The Darling Daughter of Rockhampton
Ten little fingers, ten little toes,
Eyes of brown and a cute button nose,
The darling of the family, everyone will agree
The adventurously cute
For the last eight months, the chimpanzee family at Rockhampton Zoo have been glowing with pride after Leakey gave birth to a little girl, Capri.
She has captured the attention of not only the local Central Queensland community, but her birth made international headlines as being the first chimpanzee born in captivity in Queensland in over 40 years.
Her birth came as a surprise and relief to zoo keepers.
It was no secret that Leakey, Holly and Samantha, the ladies of the chimpanzee family had been doing more than just courting with young stud Alon, but in the cosmic world of luck and timing, a baby was conceived.
Now in the case of a wishful human being, a simple wee on a stick and a blood test could confirm whether a bundle of joy was on the way. But pregnancy testing at Rockhampton Zoo had to be quick, creative and accurate, and had to be done with zero contact with the chimpanzees. Keepers found themselves eagerly observing the urinal patterns of Holly, Samantha and Leakey over the next few months and would quickly obtain samples where they could.
After a few positive tests, the keepers were positively ecstatic to confirm that Leakey was pregnant.
Now it’s a well-known fact in the chimp world that uncomplicated and successful births for first time mums is the exception, not the standard. Leakey’s health and wellbeing was of upmost importance so the zoo increased their observations of the chimpanzees and increased their training and health checks.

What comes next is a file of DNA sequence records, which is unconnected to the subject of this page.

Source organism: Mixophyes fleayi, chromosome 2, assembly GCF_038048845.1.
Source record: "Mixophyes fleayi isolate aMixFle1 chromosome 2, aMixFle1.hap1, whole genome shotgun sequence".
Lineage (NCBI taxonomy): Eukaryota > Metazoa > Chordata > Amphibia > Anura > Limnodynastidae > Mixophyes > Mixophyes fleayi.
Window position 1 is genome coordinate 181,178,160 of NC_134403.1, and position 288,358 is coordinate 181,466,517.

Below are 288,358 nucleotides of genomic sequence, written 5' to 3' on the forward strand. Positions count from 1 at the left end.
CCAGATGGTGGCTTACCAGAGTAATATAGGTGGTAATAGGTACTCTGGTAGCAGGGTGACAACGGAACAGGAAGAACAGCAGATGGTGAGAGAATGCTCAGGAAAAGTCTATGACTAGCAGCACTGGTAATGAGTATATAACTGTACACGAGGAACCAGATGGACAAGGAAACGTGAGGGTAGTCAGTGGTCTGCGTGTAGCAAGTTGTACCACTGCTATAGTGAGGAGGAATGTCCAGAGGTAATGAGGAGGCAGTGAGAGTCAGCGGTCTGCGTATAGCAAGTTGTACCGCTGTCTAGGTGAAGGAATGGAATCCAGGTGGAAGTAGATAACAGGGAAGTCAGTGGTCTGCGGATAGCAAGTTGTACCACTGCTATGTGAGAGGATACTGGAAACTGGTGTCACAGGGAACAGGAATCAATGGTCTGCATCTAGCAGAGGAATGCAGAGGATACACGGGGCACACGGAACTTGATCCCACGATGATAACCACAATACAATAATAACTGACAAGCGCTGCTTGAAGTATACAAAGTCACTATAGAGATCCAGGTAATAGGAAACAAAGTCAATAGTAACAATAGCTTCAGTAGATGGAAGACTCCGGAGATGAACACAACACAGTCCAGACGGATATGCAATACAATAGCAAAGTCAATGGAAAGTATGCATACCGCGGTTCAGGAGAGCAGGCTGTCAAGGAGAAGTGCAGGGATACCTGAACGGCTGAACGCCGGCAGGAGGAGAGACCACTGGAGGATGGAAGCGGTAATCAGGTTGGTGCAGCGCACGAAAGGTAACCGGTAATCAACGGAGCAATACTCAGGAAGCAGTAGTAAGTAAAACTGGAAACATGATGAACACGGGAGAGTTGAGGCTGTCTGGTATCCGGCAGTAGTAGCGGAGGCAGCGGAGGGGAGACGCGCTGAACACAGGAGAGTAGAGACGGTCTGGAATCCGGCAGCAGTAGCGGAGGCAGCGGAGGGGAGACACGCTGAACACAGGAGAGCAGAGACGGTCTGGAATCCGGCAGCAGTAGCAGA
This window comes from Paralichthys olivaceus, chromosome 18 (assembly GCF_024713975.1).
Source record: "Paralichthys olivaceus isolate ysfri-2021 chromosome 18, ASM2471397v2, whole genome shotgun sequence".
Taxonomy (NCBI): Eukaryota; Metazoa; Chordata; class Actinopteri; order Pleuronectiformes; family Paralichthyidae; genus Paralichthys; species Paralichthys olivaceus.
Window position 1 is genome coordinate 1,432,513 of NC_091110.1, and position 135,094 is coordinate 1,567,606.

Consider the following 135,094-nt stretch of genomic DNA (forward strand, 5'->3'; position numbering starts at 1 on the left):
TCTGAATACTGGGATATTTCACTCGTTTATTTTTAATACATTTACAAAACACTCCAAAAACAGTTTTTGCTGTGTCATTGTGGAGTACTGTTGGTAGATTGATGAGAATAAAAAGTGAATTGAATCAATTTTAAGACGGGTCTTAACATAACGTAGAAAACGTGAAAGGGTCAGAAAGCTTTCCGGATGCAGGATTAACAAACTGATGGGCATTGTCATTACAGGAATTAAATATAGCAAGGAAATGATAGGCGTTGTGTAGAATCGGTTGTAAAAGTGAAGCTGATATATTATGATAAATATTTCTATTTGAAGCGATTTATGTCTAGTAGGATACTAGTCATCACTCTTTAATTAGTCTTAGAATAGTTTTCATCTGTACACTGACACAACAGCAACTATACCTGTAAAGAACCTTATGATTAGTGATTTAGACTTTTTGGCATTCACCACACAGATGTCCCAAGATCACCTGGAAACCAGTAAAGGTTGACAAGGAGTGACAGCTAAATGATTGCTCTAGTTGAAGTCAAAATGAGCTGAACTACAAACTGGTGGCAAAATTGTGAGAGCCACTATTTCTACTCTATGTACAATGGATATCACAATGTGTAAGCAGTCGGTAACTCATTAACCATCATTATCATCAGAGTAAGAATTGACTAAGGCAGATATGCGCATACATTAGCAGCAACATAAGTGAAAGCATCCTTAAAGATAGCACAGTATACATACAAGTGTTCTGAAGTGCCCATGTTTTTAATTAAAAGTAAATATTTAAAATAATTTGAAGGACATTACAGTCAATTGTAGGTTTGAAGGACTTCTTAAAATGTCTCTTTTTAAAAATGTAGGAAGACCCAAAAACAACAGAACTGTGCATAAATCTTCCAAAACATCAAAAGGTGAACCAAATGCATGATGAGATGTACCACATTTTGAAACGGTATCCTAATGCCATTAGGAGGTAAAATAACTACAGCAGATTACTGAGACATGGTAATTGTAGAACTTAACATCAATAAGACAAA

In the early hours of the 12 February 2018, three weeks before the anticipated due date, Leakey went into labour. Keepers woke to the news that the glowing mum they’d been monitoring for months had experienced an uncomplicated birth and was cradling a beautiful little girl.
In the following days and weeks, Leakey and Capri were closely observed and monitored around the clock and public access to see the chimpanzees was closed off to allow Leakey time to bond with her baby in private. Both mother and daughter showed no signs of ill health and the other chimpanzees adapted well to the new addition to their family.
In her short eight months, Capri has achieved all her baby chimpanzee milestones while capturing the hearts of her family and the public.
Of late, she has shown strong signs of independence by climbing on the bamboo by herself and making her way around the enclosure alone. Leakey was cautious not to let her precious daughter out of her site in the first few months, but now is happy to let her climb and play over the other chimps. She’s no helicopter parent, but is also never far away.
Capri is three times stronger than a human baby, so her easiest means of transport is clinging to the underneath of Leakey. In the next year she will figure out that it’s much more fun and adventurous to ride on mums back.
Capri will continue to be breastfeed until around four years of age, but that doesn’t mean she hasn’t been taste testing everything. Every day she is touching, tasting, chewing, biting and licking food, leaves, sticks and whatever else she can get her hands on. She’s also using her mouth to test out her vocal chords, joining in on group greetings and vocalisations.
While we don’t know her height or weight, our conventional human measurements of success are not necessary and would cause stress to both mum and Capri. It’s evident that she is advancing and showing all the right signs of growth and with the continuing and enduring outpour of love and affection from the chimpanzee family, zoo keepers and visitors we expect to see her flourish.
Capri is not shy of attention – Come meet her and the other members of the chimpanzee family at Rockhampton Zoo. At 3pm our expert zoo keepers serve up a delicious afternoon tea for the chimps and give an informative talk on the chimpanzees and the struggles of the wild population in Africa.